The Voting Rights Act – its constitutionality and its future


    Guests:  Gary May and Heather Gerkin

    The Voting Rights Act which was passed in 1965 to prevent racial discrimination in voting practices gives the federal government the right to approve any changes in election laws in nine states, mostly in the South, where the rights of blacks were historically denied. Yesterday, in the case of Shelby vs. Holder, the Supreme Court struck down a crucial provision of the law — saying that Congress must change the formula it uses to determine which states are required to get clearance by the U.S Justice Department or federal courts before changes to their voting laws are made. In its majority opinion, the Court said the data the government uses is outdated and that high voter registration among blacks in the South and the re-election of a black president is proof that minorities were no longer disenfranchised when it comes to voting. Civil rights leaders, on the other hand, point to the 2012 elections where long lines at the polls and efforts to change voter ID requirements were significant problems. We’ll discuss the significance of the Supreme Court’s ruling and the history and future of the Voting Rights Act with Yale University law professor HEATHER GERKEN and University of Delaware historian GARY MAY.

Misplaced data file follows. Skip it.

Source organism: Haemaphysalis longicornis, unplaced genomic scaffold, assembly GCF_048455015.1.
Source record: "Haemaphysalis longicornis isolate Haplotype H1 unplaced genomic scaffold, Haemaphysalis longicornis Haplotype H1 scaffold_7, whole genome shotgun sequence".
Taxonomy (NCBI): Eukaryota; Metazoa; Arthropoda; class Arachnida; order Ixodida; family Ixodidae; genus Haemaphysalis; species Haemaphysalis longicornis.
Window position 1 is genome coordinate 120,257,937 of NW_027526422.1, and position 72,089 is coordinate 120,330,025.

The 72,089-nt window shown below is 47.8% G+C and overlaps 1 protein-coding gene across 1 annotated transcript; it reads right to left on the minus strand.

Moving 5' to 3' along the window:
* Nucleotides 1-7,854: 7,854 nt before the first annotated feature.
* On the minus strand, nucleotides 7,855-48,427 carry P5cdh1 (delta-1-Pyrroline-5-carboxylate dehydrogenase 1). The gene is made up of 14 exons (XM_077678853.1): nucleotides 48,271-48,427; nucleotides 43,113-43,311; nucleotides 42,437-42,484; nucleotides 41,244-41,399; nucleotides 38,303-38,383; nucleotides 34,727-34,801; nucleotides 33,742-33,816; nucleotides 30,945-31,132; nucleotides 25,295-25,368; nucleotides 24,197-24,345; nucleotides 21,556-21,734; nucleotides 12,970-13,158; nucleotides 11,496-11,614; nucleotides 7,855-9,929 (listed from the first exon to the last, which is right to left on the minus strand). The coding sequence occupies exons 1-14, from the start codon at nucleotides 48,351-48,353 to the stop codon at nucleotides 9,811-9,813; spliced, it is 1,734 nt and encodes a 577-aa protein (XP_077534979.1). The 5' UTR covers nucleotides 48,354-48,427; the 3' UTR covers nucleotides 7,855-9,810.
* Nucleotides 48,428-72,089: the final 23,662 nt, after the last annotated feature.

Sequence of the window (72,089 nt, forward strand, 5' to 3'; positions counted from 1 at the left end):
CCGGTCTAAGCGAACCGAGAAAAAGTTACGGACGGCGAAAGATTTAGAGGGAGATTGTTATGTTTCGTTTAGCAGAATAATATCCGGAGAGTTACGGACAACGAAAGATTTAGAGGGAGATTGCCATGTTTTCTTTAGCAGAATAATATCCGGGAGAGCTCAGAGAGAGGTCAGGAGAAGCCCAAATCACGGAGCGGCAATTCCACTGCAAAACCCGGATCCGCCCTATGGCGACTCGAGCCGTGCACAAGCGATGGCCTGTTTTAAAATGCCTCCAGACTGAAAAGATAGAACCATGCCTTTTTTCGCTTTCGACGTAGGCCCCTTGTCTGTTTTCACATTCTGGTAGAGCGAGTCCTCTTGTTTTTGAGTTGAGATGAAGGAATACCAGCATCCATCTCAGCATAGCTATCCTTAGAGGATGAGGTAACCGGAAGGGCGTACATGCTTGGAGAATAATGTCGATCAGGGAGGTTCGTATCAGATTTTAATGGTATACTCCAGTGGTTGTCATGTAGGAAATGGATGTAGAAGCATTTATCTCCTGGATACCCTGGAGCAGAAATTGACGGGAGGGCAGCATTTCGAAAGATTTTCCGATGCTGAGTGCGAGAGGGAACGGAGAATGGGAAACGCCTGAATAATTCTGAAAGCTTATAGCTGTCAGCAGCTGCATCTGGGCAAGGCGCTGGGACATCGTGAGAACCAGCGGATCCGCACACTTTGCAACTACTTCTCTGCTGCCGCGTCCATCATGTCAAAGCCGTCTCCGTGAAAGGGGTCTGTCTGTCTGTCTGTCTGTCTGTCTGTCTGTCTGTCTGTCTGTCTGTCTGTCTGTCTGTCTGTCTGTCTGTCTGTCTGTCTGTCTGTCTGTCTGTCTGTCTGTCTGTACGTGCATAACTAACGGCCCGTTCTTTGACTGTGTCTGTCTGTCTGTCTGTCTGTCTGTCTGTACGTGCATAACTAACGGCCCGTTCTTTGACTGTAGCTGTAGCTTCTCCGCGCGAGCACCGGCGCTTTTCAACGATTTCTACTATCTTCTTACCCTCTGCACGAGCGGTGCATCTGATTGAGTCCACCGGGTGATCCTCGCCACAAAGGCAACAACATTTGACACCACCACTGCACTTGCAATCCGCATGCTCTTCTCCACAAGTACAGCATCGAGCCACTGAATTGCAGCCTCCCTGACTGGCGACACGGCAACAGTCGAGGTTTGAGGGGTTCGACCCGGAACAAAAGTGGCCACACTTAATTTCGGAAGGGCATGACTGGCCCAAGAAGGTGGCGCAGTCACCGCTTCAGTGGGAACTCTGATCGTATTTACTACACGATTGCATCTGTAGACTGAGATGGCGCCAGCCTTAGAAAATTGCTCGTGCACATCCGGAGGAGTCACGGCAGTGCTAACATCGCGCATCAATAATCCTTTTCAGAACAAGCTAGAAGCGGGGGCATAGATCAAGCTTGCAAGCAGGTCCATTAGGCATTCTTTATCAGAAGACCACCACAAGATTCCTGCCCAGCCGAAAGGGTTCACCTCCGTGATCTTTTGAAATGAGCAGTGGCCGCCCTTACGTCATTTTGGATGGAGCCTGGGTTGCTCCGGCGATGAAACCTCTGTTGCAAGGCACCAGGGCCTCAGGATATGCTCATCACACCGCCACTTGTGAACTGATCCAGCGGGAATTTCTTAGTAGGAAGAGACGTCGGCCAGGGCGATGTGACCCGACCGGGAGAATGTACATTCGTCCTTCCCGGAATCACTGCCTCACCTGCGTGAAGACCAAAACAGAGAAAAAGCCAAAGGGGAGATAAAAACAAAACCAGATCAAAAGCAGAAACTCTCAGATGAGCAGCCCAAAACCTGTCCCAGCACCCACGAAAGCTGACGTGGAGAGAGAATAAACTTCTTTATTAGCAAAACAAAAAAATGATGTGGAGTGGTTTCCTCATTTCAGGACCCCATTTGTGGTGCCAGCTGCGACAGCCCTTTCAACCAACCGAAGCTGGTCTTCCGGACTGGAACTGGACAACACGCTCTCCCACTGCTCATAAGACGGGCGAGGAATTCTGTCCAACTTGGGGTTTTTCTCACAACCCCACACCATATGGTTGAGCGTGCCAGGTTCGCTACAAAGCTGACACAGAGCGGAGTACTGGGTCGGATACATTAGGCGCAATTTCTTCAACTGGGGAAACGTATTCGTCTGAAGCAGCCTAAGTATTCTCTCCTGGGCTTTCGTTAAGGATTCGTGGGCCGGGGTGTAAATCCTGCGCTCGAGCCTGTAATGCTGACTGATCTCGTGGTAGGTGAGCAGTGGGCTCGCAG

WHYY is your source for fact-based, in-depth journalism and information. As a nonprofit organization, we rely on financial support from readers like you. Please give today.

    Want a digest of WHYY’s programs, events & stories? Sign up for our weekly newsletter.

    Together we can reach 100% of WHYY’s fiscal year goal